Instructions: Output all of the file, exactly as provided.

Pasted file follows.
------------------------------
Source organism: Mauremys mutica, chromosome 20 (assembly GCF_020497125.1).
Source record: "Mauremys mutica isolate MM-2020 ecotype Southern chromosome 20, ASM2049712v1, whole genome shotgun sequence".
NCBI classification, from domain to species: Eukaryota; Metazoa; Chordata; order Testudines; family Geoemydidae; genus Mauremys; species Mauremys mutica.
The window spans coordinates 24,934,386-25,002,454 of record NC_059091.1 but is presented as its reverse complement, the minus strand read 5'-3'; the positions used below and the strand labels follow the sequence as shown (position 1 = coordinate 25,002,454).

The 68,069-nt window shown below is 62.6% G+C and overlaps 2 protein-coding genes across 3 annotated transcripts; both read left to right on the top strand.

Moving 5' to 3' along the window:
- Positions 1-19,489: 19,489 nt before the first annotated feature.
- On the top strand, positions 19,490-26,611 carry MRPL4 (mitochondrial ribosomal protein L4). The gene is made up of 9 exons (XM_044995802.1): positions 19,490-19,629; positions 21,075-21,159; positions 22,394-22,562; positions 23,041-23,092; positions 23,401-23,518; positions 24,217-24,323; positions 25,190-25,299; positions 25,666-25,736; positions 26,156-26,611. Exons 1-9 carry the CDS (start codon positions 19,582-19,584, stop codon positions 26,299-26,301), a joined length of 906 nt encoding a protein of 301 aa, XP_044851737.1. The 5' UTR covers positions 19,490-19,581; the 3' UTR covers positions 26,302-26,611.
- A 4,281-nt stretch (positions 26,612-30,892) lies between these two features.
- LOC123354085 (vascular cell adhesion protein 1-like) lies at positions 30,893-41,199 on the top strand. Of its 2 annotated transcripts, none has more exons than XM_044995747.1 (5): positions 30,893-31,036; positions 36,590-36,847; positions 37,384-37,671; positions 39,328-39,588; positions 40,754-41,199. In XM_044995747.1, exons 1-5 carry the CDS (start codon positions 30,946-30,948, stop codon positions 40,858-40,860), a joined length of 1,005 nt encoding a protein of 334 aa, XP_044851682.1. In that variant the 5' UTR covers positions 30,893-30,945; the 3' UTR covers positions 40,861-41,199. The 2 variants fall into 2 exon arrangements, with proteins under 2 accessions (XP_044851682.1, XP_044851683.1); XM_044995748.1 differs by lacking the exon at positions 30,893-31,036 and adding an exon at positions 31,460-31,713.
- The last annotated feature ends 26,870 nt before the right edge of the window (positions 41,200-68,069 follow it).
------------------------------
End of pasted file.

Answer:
Source organism: Mauremys mutica, chromosome 20 (assembly GCF_020497125.1).
Source record: "Mauremys mutica isolate MM-2020 ecotype Southern chromosome 20, ASM2049712v1, whole genome shotgun sequence".
NCBI classification, from domain to species: Eukaryota; Metazoa; Chordata; order Testudines; family Geoemydidae; genus Mauremys; species Mauremys mutica.
The window spans coordinates 24,934,386-25,002,454 of record NC_059091.1 but is presented as its reverse complement, the minus strand read 5'-3'; the positions used below and the strand labels follow the sequence as shown (position 1 = coordinate 25,002,454).

The 68,069-nt window shown below is 62.6% G+C and overlaps 2 protein-coding genes across 3 annotated transcripts; both read left to right on the top strand.

Moving 5' to 3' along the window:
- Positions 1-19,489: 19,489 nt before the first annotated feature.
- On the top strand, positions 19,490-26,611 carry MRPL4 (mitochondrial ribosomal protein L4). The gene is made up of 9 exons (XM_044995802.1): positions 19,490-19,629; positions 21,075-21,159; positions 22,394-22,562; positions 23,041-23,092; positions 23,401-23,518; positions 24,217-24,323; positions 25,190-25,299; positions 25,666-25,736; positions 26,156-26,611. Exons 1-9 carry the CDS (start codon positions 19,582-19,584, stop codon positions 26,299-26,301), a joined length of 906 nt encoding a protein of 301 aa, XP_044851737.1. The 5' UTR covers positions 19,490-19,581; the 3' UTR covers positions 26,302-26,611.
- A 4,281-nt stretch (positions 26,612-30,892) lies between these two features.
- LOC123354085 (vascular cell adhesion protein 1-like) lies at positions 30,893-41,199 on the top strand. Of its 2 annotated transcripts, none has more exons than XM_044995747.1 (5): positions 30,893-31,036; positions 36,590-36,847; positions 37,384-37,671; positions 39,328-39,588; positions 40,754-41,199. In XM_044995747.1, exons 1-5 carry the CDS (start codon positions 30,946-30,948, stop codon positions 40,858-40,860), a joined length of 1,005 nt encoding a protein of 334 aa, XP_044851682.1. In that variant the 5' UTR covers positions 30,893-30,945; the 3' UTR covers positions 40,861-41,199. The 2 variants fall into 2 exon arrangements, with proteins under 2 accessions (XP_044851682.1, XP_044851683.1); XM_044995748.1 differs by lacking the exon at positions 30,893-31,036 and adding an exon at positions 31,460-31,713.
- The last annotated feature ends 26,870 nt before the right edge of the window (positions 41,200-68,069 follow it).